The Humanness of Jesus

Recently I was reading through the Gospels (the accounts of Jesus’ life), and I was struck by the humanity of Jesus. I was reading these verses, ‘John’s disciples came and took his body (i.e. John the Baptist’s body) and buried it. Then they went and told Jesus. When Jesus heard what had happened, he withdrew by boat privately to a solitary place…’ (Matthew 14:12-13). Did you take that in? When Jesus heard what had happened, he withdrew by boat privately to a solitary place…’.  What struck me was Jesus’ desire to get away when he heard the news. It’s as if he felt the need to take a break in that moment from whatever he was doing, and simply process this loss. I think Jesus was grieving over the violent death (Matthew 14:10) of his blood relative (Luke 1:36, 57, 60). I could be wrong. Perhaps Jesus was confronted by the violent end of a man who preached the same message as he did (Compare Matthew 3:2 with Matthew 4:17), knowing that he would one day endure something far more violent from the religious leaders (Matthew 16:21). Either way, we get a very human picture of Jesus here. Jesus seems to feel the need to withdraw so that he can process what had happened with his Father in prayer (side note: I love how the Father was his ‘safe place’).

I think sometimes in our zeal for the divinity of Jesus we lose sight of the humanity of Jesus. We often confess Jesus is Lord, but how often do we confess he was human? We need to hold to both his divinity and his humanity if we are going to comprehend the beauty of who he is and what he has done. When we grasp the humanity of Jesus, we begin to understand a little more about how he can empathise with us. ‘For we do not have a high priest who is unable to empathise with our weaknesses, but we have one who has been tempted in every way, just as we are – yet he did not sin’ (Hebrews 4:15). We must conclude from this verse that Jesus experienced temptation just as you and I have. He did not float through temptations and difficulties with the ease of divinity. He was actually tempted. And we can also say that he was impacted by life’s difficulties, sometimes deeply…. He grieved deeply over the death of his friend Lazarus (John 11:35), and he was affected by the news of the death of his relative, John the Baptist. Jesus was human. He felt pain just as you and I do.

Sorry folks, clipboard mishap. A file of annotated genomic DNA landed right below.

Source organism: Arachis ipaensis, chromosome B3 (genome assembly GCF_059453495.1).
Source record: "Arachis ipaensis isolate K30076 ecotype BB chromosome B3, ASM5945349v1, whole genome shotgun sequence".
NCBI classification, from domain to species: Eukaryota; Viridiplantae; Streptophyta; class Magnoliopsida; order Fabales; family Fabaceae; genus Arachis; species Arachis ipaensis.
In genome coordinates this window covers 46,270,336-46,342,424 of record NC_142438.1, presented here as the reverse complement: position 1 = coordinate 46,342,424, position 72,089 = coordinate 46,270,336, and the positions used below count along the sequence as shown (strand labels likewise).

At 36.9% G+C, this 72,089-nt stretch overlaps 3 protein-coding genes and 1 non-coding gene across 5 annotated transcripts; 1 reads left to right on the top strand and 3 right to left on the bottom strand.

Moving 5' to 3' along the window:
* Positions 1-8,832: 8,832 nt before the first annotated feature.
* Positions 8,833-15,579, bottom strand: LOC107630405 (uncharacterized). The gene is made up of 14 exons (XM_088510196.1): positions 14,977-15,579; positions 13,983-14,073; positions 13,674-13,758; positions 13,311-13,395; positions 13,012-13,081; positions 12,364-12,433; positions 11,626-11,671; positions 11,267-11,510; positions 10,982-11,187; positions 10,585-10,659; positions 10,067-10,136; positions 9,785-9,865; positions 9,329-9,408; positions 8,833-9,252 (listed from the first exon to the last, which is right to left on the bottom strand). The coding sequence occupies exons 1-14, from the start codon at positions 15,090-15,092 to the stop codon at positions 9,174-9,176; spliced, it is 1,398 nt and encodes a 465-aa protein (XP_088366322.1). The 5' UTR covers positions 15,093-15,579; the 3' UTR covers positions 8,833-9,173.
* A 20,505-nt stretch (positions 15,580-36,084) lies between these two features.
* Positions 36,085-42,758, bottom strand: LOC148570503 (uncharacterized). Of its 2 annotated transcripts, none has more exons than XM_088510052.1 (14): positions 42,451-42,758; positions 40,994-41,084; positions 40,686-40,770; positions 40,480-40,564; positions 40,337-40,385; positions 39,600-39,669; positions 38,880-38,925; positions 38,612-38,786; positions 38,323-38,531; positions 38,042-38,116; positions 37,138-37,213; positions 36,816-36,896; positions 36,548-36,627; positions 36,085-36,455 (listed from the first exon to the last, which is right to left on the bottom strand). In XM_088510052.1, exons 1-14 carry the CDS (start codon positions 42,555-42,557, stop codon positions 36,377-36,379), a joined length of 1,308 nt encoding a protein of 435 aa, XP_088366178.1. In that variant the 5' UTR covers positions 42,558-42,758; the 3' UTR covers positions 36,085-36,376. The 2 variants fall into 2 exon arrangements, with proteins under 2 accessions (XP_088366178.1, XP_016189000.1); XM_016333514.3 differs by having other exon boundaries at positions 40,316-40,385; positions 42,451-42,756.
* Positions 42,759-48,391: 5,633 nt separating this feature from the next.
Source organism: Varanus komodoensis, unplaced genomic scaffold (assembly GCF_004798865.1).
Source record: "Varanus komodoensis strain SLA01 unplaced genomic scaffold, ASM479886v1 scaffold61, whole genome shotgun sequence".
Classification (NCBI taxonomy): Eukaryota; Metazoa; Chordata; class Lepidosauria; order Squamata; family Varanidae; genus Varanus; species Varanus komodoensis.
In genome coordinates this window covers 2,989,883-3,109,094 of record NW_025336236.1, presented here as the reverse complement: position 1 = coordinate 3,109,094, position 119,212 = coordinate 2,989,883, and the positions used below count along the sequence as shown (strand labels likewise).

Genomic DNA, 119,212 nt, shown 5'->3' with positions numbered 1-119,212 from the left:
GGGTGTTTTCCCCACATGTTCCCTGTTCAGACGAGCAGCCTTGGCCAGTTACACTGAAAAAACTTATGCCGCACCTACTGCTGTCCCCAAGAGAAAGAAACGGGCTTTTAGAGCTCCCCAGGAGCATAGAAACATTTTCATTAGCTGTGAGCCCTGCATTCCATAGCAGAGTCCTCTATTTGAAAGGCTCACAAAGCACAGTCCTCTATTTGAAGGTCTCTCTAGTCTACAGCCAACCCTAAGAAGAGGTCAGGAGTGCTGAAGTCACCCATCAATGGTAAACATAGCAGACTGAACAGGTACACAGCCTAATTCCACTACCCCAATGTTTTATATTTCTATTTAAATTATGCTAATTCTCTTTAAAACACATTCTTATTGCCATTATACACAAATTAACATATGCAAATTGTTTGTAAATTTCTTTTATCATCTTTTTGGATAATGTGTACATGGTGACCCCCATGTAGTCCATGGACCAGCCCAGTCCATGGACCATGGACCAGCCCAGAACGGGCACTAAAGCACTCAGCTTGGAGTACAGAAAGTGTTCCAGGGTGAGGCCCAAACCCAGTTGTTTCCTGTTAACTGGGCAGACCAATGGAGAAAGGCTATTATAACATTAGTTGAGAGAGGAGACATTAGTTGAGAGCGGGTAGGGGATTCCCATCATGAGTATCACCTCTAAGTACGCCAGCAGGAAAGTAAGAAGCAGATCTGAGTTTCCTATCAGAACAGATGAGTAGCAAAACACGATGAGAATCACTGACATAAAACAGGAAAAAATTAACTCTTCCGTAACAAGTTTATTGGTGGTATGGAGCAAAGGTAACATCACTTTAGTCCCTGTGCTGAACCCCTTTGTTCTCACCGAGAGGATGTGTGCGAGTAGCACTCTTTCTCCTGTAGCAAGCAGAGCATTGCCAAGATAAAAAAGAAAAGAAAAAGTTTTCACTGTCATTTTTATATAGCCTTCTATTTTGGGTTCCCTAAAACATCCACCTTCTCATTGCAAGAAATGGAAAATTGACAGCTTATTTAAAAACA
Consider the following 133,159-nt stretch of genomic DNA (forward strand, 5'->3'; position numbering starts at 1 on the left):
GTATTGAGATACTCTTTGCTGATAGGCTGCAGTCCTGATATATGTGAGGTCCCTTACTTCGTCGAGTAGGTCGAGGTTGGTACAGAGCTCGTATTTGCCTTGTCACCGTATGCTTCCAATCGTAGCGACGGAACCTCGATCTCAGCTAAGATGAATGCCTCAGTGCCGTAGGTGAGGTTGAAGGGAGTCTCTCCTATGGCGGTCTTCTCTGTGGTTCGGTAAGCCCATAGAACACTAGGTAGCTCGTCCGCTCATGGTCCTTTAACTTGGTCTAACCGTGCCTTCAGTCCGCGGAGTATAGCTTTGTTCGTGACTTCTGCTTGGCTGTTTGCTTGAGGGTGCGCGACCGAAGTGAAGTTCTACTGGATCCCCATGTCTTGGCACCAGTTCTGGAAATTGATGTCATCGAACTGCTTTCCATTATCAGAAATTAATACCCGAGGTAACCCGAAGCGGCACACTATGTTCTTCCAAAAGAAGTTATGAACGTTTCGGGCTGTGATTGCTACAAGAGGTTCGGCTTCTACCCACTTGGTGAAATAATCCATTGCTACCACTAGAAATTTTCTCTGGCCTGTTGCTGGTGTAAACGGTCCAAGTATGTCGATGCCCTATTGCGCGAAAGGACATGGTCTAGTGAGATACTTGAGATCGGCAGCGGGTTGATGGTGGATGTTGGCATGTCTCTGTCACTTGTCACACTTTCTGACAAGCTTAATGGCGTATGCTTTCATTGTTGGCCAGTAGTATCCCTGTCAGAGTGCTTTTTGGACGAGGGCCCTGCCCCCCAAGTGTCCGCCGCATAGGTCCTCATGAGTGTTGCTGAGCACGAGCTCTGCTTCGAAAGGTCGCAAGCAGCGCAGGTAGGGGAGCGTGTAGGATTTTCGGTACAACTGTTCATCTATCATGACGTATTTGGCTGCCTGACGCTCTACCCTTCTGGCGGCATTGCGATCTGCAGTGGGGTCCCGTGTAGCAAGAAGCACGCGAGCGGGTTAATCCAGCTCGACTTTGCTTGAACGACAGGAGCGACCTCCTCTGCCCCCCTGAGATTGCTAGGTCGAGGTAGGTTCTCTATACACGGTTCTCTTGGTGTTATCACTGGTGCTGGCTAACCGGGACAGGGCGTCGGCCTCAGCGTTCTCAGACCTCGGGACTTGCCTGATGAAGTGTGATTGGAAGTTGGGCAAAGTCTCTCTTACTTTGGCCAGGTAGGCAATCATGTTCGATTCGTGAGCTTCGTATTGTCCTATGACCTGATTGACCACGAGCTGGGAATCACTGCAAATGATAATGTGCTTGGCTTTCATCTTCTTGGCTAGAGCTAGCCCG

For me, this makes God more accessible. When I look at the person of Jesus, I see someone who went through the same world, and experienced the same difficulties as I did, yet without sin. This makes Jesus’ victory all the more meaningful to me, because he felt the full difficulty of the struggle that led to it…. He knows our pain and more. He knows a whole world of pain that you and I will never have to experience because of his kindness toward us. ‘He was delivered over to death for our sins…’ (Romans 4:25). Wow. What kind of God would humble themselves to go through suffering and rejection and death? What kind of God would take on human limitations and weakness for the sake of others? The answer: Jesus. Funnily enough, the more I reflect on the humanity of Jesus, the more I want to worship him. His humanness doesn’t seem to diminish his divinity after all. It only makes me want to worship him more.

May we all know him more deeply,

Ben

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